Louisa May Alcott (November 29, 1832 - March 6, 1888) was an American novelist, short story writer, and poet best known as the author of the novel Little Women (1868) and its sequels Little Men (1871) and Jo's Boys (1886). Raised in New England by her transcendentalist parents, Abigail May and Amos Bronson Alcott, she grew up among many well-known intellectuals of the day, such as Ralph Waldo Emerson, Nathaniel Hawthorne, Henry David Thoreau, and Henry Wadsworth Longfellow. Alcott's family suffered from financial difficulties, and while she worked to help support the family from an early age, she also sought an outlet in writing. She began to receive critical success for her writing in the 1860s. Early in her career, Alcott sometimes used pen names such as A. M. Barnard.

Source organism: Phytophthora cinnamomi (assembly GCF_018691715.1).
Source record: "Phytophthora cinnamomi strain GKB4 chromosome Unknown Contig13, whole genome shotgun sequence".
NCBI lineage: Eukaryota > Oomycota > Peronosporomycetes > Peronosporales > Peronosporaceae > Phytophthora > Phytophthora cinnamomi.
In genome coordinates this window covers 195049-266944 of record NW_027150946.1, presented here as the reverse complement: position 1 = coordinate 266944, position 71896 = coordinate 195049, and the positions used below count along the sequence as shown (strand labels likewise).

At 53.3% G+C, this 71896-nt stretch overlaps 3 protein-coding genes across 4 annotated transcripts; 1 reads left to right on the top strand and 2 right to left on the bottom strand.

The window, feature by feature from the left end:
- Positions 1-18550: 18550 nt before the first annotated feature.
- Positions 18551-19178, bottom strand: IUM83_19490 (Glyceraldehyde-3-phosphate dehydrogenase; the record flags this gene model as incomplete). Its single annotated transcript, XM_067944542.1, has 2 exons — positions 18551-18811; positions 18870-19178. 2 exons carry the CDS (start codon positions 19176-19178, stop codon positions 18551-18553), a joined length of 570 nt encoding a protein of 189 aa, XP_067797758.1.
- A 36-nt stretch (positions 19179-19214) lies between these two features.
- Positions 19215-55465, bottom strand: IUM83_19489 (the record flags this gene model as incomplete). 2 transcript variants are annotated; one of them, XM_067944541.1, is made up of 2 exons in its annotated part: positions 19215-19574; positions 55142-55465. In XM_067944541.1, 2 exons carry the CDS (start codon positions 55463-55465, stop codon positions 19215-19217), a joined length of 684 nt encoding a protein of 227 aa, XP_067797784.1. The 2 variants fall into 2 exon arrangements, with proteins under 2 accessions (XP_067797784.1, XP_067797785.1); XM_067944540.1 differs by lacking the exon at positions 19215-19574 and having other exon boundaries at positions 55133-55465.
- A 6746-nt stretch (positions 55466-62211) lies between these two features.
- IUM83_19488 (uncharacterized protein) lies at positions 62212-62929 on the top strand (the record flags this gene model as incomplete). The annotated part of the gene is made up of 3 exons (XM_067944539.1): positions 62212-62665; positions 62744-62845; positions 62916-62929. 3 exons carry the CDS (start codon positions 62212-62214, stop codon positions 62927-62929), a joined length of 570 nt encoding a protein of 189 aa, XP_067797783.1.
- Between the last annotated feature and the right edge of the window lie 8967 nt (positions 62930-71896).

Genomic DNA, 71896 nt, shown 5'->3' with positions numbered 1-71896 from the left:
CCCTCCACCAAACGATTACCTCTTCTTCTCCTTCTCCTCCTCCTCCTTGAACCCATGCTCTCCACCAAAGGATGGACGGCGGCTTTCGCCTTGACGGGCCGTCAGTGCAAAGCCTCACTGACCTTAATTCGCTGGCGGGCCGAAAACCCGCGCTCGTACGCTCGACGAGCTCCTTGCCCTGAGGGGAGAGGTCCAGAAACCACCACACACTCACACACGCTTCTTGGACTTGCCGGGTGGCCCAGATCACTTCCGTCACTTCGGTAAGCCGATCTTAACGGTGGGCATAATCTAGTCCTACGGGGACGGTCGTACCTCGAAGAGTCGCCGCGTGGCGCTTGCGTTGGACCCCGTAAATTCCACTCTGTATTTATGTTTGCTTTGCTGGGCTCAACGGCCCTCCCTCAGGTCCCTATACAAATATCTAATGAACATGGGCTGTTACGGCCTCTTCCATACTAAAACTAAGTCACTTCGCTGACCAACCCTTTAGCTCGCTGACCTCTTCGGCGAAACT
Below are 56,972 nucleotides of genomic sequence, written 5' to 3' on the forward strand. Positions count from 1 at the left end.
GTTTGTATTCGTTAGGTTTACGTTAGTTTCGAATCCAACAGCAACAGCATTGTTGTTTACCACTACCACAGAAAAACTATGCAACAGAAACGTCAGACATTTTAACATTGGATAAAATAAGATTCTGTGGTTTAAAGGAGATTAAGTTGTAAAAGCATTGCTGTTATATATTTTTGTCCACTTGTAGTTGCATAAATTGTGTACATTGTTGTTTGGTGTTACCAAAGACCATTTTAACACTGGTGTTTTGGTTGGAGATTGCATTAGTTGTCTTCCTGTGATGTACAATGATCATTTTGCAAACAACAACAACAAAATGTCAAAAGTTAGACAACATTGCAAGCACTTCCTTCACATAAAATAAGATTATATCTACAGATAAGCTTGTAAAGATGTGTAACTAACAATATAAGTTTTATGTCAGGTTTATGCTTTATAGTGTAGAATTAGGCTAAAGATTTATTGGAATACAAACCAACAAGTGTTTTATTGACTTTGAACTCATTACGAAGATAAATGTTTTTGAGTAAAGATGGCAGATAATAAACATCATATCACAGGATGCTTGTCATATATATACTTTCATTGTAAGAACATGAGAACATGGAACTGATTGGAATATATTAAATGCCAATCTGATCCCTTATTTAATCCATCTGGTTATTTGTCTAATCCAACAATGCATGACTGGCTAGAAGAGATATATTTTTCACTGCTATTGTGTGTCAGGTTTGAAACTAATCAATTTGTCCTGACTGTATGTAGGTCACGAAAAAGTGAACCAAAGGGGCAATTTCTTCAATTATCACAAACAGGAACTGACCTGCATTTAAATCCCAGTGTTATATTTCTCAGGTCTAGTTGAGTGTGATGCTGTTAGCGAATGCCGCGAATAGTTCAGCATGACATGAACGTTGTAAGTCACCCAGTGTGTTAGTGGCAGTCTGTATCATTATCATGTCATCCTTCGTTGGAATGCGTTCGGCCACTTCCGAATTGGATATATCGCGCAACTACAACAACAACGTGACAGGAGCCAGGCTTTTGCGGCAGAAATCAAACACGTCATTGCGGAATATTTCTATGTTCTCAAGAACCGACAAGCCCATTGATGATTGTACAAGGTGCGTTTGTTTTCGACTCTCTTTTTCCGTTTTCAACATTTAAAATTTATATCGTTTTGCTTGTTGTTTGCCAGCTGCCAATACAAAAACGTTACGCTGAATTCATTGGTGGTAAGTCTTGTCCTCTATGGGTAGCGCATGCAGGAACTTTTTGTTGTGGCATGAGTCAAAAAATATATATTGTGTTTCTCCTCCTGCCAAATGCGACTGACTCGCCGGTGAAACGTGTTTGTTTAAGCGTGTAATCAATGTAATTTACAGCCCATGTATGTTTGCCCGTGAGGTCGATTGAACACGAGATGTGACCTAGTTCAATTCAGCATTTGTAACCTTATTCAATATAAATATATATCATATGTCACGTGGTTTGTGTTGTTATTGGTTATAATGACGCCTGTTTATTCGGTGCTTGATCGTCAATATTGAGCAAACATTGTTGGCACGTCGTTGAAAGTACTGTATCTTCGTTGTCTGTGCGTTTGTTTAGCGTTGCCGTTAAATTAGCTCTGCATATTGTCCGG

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About the Author
Louisa May Alcott (1832-1888) was an American novelist and poet best known as the author of the novel Little Women and its sequels Little Men and Jo's Boys. Raised by her transcendentalist parents, she grew up among many of the well-known intellectuals of the day such as Ralph Waldo Emerson, Nathaniel Hawthorne, and Henry David Thoreau. Little Women is loosely based on Alcott's childhood experiences with her three sisters.